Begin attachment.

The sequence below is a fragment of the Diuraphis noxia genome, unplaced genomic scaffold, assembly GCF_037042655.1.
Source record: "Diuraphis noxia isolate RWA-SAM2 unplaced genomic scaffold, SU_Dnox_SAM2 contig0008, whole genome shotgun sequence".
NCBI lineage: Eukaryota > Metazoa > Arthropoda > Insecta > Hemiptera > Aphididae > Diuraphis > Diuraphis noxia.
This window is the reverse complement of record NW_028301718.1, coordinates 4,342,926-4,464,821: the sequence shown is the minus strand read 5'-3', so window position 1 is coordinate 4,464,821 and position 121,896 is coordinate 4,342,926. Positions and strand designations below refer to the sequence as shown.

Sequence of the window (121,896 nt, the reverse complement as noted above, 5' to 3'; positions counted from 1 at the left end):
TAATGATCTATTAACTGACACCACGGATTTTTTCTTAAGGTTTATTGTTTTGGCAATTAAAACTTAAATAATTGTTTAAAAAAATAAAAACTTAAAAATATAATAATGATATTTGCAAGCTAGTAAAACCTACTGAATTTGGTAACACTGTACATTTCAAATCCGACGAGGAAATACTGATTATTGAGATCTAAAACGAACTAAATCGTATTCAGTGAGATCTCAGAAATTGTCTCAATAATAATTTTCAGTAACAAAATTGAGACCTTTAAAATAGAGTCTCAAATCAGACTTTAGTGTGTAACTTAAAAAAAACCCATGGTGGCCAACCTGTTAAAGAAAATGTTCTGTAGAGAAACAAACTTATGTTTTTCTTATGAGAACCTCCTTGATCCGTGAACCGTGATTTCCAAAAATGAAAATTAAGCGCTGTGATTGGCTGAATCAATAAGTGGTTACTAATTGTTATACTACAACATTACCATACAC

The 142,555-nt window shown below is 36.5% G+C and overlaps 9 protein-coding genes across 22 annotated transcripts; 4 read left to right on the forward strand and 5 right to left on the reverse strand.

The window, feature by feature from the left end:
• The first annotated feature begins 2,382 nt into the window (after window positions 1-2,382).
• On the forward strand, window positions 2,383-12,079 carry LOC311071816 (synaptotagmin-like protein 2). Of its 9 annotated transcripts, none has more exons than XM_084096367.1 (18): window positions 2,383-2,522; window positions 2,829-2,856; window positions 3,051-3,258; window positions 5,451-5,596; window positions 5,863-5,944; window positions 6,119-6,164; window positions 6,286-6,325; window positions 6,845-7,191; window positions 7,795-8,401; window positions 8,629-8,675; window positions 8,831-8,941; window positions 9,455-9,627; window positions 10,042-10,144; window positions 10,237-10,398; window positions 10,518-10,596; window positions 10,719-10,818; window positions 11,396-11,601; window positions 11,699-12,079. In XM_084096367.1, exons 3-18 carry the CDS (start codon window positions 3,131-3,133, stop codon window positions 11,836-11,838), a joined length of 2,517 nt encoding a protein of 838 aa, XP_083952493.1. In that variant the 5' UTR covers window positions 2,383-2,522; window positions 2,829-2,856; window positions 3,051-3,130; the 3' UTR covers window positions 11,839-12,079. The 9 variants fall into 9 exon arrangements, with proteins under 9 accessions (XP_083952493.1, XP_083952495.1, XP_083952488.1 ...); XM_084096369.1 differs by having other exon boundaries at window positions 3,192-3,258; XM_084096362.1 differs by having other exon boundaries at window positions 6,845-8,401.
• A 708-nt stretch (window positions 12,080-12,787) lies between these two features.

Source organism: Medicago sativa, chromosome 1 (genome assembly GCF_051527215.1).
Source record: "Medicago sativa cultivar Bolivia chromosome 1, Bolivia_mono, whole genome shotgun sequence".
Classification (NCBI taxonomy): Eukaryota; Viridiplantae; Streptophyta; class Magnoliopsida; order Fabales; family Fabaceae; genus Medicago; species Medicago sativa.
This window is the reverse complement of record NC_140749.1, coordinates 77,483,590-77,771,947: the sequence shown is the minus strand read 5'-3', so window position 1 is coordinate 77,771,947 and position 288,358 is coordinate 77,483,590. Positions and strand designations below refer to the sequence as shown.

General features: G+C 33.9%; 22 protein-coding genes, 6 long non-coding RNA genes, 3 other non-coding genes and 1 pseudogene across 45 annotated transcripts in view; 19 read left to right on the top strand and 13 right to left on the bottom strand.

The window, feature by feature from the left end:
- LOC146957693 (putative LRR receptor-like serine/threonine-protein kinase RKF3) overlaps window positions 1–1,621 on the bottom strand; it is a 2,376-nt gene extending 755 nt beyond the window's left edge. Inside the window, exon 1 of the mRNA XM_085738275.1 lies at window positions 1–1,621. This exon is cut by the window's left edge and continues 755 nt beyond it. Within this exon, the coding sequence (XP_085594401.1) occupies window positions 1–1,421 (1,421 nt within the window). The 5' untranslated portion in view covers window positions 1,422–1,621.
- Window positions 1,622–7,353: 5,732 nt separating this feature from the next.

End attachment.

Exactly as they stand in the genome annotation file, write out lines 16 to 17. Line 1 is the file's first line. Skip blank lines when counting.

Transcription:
General features: G+C 33.9%; 22 protein-coding genes, 6 long non-coding RNA genes, 3 other non-coding genes and 1 pseudogene across 45 annotated transcripts in view; 19 read left to right on the top strand and 13 right to left on the bottom strand.

The window, feature by feature from the left end: